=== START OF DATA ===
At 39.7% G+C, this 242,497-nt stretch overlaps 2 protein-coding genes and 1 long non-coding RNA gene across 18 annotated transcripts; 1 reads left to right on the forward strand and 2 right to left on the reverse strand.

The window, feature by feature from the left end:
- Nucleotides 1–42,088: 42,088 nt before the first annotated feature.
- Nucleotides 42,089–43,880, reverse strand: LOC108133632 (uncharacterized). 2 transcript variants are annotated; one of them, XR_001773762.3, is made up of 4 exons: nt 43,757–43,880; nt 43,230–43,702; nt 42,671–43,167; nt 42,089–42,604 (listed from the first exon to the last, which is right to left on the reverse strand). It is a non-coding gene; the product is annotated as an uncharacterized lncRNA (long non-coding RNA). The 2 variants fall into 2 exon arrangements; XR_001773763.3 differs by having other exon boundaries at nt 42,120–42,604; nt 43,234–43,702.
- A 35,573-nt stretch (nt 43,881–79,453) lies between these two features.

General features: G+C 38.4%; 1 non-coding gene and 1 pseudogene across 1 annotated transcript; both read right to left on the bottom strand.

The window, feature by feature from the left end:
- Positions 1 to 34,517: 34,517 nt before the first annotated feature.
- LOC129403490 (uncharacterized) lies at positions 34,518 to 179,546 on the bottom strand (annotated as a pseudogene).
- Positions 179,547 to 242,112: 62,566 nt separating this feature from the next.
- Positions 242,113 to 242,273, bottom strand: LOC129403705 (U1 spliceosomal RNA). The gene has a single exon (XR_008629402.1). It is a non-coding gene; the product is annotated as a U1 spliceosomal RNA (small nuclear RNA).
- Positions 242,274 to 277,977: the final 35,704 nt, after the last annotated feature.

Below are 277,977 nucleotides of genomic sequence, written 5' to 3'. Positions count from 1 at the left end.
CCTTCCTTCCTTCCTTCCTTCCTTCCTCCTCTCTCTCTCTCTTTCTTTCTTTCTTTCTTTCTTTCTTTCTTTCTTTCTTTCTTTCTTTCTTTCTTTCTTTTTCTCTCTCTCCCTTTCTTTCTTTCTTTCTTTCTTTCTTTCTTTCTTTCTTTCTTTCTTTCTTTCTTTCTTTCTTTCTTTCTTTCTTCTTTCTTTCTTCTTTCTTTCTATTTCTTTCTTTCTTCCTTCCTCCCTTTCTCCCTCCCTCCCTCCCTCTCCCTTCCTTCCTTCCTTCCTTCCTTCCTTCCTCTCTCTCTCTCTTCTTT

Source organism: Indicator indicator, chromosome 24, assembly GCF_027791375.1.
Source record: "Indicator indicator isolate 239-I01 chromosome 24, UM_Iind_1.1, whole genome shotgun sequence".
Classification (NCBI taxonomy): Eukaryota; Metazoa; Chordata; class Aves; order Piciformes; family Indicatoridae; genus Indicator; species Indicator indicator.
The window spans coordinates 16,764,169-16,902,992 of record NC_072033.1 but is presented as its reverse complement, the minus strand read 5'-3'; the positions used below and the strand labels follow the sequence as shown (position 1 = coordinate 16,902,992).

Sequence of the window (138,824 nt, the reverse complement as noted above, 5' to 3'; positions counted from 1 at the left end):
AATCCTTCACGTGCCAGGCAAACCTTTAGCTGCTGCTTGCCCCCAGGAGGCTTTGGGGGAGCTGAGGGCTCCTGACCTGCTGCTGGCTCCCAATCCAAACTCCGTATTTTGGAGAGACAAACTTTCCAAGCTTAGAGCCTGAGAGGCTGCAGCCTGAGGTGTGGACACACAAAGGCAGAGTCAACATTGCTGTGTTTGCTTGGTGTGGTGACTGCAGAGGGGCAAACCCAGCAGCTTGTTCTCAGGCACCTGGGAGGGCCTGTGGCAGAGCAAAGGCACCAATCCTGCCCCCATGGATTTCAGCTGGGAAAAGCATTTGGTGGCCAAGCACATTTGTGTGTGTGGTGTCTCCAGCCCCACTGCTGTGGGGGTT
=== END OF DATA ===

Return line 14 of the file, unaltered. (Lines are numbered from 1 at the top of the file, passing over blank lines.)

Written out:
CCTTCCTTCCTTCCTTCCTTCCTTCCTCCTCTCTCTCTCTCTTTCTTTCTTTCTTTCTTTCTTTCTTTCTTTCTTTCTTTCTTTCTTTCTTTCTTTCTTTTTCTCTCTCTCCCTTTCTTTCTTTCTTTCTTTCTTTCTTTCTTTCTTTCTTTCTTTCTTTCTTTCTTTCTTTCTTTCTTTCTTTCTTCTTTCTTTCTTCTTTCTTTCTATTTCTTTCTTTCTTCCTTCCTCCCTTTCTCCCTCCCTCCCTCCCTCTCCCTTCCTTCCTTCCTTCCTTCCTTCCTTCCTCTCTCTCTCTCTTCTTT